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Nufarm launches insecticide Maestro for seed treatment in Brazilqrcode

Jun. 2, 2017

Favorites Print Jun. 2, 2017
Nufarm has announced the launch of a systemic insecticide Maestro FS (fipronil) for seed treatment in Brazil. Maestro FS is used to control chewing pest that attacks the crops of corn, soybean, rice, barley, kidney bean, wheat, pasture, and cotton, according to agronomist Murilo Borges, manager of insecticides and fungicides at Nufarm.
 
“This insecticide will be a quality reference for the control of initial plagues on soybean, corn, cotton, and other crops,” affirmed Borges. “Maestro FS acts in a systemic way to target plagues through contact and by ingestion,” he explained.
 
On soybean, Maestro FS is used to control the new pests, including the lesser cornstalk borer (Elasmopalpus lignosellus), the Phyllophaga cuyabana and the soybean stalk weevil (Sternechus subsignatus). On corn, the product is recommended for the cornstalk borer and the cucurbit beetle (Diabrotica speciosa). Maestro FS also controls other plagues such as the cotton root borer (Eutinobothrus brasiliensis).
 
“Maestro FS acts with effectiveness on a wide spectrum of initial plagues, spread through soil and air. It contributes to the development of crop and the maintenance of plants. It is a highly selective insecticide, which does not delay the germination of seeds and seedlings,” emphasized Borges.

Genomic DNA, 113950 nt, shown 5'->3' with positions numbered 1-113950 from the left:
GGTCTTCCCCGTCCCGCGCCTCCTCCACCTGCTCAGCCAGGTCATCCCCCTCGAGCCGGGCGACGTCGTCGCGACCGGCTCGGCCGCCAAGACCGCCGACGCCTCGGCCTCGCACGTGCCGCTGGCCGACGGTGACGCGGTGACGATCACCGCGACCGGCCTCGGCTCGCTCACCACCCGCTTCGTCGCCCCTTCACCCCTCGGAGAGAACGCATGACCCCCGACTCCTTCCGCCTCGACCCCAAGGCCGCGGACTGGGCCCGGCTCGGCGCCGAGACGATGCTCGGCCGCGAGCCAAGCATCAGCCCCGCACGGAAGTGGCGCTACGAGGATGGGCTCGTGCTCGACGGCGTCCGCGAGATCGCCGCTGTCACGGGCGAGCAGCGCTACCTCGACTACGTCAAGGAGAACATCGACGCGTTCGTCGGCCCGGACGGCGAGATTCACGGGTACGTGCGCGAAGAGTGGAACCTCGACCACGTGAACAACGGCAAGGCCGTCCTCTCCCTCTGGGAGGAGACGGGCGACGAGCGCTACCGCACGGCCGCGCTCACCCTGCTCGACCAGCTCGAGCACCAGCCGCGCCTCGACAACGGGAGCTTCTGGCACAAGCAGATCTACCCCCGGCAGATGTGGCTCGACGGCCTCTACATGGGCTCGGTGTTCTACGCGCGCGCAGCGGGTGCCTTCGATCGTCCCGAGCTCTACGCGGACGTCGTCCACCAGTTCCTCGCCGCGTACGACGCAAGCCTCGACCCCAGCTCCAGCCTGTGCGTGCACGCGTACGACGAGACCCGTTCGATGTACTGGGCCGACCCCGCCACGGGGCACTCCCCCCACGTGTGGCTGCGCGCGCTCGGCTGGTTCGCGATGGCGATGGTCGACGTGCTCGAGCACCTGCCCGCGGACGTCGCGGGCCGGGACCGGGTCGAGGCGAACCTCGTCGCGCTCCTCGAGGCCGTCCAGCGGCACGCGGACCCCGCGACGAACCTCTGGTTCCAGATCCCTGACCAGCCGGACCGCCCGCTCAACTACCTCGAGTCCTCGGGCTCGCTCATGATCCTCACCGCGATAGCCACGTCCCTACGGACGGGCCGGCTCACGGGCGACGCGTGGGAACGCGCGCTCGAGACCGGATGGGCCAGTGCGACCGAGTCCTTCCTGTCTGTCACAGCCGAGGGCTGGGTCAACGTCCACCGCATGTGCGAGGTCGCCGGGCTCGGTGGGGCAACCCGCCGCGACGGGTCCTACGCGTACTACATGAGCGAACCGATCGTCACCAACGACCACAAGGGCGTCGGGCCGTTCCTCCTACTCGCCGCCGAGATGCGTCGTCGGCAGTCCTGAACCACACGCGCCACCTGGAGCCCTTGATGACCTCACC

Borges stressed that the new product would allow farmers to treat the seeds themselves and store it for prolonged periods.
 
The executive manager of Trade Marketing of Nufarm, Jeander Costa, highlighted that with the launch of Maestro FS, Nufarm would reinstate its presence in the Brazilian market for seed treatment, which has an annual turnover of about US$800 million.
 
In this sector, Costa stated, the company provides a complete line of products such as Inside FS, Adage 350 FS, Apron RFC, and Carbomax 500SC. “Nufarm offers farmers services and solutions that enable to treat seeds within their properties (on farm). Also, at the industrial level, the practice had been adopted with success on crops such as cotton, peanut, rice, barley, kidney bean, corn, pasture, soybean and wheat,” concluded Costa.
 
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